Smart cities are fast taking shape, driven by advanced, high-capacity mobile connectivity and networks of thousands of sensors. This will be a huge market. According to a recent report from MarketsandMarkets, The Internet of Things (IoT) in smart cities market is projected to grow from US$ 79.5 billion in 2018 to US$ 219.6 billion by 2023. It is a sector fuelled by innovative applications.
Yet as McKinsey said in its 2018 report: “’Smartness’ is not just about installing digital interfaces in traditional infrastructure or streamlining city operations. It is also about using technology and data purposefully to make better decisions and deliver a better quality of life.”
Aesthetics are critical, as is the ability to match products to their location. How things look is important in infrastructure and street furniture design. This includes everything reliant on sensor-technology, from dynamic, sensor-guided traffic and streetlights, to public transport monitors and displays, telecoms cabinets, fire and flood-detection.
Most cities have had multiple designers. One district or suburb does not want to look like every other, because each has its own character, of which its inhabitants are often protective.
Yet, with tens if not hundreds of designs of the same product necessary, the need for individual designs could quickly increase manufacturing costs. The solution is for electrical components that include sensors to be designed so they can be mass-produced and reused across multiple designs, while also reducing their housing costs. Miniaturisation is playing an important role here in helping save space, reduce costs and allow greater design flexibility.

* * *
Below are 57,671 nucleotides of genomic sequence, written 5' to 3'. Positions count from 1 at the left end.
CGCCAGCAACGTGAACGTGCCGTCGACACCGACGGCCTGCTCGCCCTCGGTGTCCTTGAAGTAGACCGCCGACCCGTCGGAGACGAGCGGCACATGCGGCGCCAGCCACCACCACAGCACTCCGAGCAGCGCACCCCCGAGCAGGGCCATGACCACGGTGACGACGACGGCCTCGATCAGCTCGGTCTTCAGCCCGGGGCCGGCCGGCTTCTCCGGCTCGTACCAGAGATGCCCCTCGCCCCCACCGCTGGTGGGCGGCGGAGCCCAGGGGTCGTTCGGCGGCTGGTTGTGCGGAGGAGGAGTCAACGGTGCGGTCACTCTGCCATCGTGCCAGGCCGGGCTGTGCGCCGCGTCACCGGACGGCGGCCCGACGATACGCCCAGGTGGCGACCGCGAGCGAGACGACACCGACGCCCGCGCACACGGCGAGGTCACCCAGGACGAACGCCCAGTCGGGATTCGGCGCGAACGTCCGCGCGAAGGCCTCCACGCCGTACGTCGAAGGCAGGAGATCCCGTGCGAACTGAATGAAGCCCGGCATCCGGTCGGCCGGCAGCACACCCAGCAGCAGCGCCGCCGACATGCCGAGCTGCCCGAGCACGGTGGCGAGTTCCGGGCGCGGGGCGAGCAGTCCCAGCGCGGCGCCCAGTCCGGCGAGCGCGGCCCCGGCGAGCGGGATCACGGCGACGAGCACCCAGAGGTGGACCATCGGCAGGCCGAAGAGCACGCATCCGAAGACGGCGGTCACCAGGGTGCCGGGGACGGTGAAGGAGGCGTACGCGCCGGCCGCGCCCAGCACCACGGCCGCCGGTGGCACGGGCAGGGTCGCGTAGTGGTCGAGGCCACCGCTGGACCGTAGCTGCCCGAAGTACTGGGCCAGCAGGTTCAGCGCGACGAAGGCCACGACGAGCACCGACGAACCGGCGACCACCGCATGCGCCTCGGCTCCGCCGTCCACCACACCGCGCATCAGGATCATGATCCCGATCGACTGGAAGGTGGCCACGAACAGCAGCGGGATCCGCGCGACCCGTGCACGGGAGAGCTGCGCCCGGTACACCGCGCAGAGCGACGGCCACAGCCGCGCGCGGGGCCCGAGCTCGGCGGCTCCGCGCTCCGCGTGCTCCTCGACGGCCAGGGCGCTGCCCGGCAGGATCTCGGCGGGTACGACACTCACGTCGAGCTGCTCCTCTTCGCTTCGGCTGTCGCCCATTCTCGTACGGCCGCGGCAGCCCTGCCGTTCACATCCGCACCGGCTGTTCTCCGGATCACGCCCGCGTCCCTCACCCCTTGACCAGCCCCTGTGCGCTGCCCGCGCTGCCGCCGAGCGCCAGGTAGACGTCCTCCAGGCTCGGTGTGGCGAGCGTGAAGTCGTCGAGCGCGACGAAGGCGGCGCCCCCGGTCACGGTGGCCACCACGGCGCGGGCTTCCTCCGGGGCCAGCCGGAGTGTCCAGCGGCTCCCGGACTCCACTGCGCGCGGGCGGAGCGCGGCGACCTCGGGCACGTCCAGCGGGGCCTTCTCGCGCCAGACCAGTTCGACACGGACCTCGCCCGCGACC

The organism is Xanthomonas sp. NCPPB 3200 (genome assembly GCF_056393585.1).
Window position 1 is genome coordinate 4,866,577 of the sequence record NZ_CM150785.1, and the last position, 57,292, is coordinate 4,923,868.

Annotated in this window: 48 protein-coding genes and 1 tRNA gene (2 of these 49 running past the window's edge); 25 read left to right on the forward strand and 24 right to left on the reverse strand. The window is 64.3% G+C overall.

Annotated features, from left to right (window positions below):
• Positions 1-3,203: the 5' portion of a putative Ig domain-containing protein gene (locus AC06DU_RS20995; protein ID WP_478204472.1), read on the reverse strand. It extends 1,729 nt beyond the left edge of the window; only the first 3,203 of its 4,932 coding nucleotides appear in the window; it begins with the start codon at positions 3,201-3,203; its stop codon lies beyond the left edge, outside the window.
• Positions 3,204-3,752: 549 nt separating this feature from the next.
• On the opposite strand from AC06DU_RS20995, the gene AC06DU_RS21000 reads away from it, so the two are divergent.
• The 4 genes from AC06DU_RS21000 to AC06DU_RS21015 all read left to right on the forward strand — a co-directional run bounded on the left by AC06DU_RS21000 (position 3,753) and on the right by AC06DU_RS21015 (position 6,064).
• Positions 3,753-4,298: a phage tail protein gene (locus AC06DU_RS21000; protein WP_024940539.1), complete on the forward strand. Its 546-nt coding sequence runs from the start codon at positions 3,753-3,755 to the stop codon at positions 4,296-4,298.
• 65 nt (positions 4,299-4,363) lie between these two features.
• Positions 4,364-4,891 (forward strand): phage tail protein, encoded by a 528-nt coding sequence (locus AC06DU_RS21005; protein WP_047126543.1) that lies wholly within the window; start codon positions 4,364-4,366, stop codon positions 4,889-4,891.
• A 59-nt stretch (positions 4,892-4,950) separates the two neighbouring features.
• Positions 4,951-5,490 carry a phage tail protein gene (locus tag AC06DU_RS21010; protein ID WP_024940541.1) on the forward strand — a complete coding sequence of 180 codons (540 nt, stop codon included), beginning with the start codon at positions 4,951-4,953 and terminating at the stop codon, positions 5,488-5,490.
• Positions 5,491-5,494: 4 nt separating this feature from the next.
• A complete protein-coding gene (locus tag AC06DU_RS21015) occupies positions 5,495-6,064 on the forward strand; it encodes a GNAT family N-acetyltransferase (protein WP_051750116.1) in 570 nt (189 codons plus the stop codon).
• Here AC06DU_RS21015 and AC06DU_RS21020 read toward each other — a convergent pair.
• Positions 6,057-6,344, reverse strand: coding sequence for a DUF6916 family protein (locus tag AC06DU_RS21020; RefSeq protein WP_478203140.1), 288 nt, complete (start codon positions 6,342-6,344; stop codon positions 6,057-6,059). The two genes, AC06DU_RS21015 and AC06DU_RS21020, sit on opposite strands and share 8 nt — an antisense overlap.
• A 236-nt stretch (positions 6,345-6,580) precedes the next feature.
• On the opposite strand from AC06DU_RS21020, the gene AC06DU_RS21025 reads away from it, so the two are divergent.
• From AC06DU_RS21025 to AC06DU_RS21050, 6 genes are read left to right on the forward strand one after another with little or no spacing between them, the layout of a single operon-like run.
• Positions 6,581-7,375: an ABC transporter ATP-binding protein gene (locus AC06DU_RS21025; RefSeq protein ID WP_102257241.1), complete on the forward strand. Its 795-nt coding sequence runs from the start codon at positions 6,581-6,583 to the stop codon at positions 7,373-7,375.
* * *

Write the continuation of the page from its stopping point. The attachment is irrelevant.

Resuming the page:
The necessity to protect sensors from the elements, however, could be a limiting factor for manufacturers seeking production diversity. Sensors need protection from water ingress, otherwise the smart city will malfunction whenever there is heavy rain, burst pipes or flooding.
But in reducing sensor-housing costs, greater care must be taken to provide water-protection directly to the components as opposed to relying on the housing to act as a barrier. Mechanical solutions can be used to help the housing provide water-protection, but these will increase production costs.
Conventional methods of water-protection such as conformal coatings will not allow for miniaturisation necessary within sensor housing. The more densely packed the printed circuit board assemblies (PCBAs), the less space for physical seals. More PCBAs mean more connectors for communication. As these cannot be protected by traditional conformal coatings, they are often very vulnerable, or need mechanical seals built into the connectors themselves.
Nano-coatings by contrast, provide protection directly to the electronic components, making them more durable. These coatings are ultra-thin; can protect every part of the PCBA, and do not crack and delaminate with age as conformal coatings do.
Without nano-coatings, there is a danger that the importance of water protection will lead manufacturers to produce, highly-standardised, designs. The mission to make the street scenes of smart cities attractive and distinctive will fail. By contrast, manufacturers adopting advanced water protection technology such as nano-coatings will have the ability to produce more individualised street infrastructure designs that meet the aspirations of their customers – the public authorities and infrastructure companies.
We can already see that the Internet of Things and miniaturisation are making the smart city dream a reality. Yet for that dream to be realised, suppliers that support and simplify the implementation of design freedom are essential. It is key, therefore, that manufacturers are not hindered by outdated weather protection technology. Moving forwards, this will be essential if the vision of the smart city is to become a reality.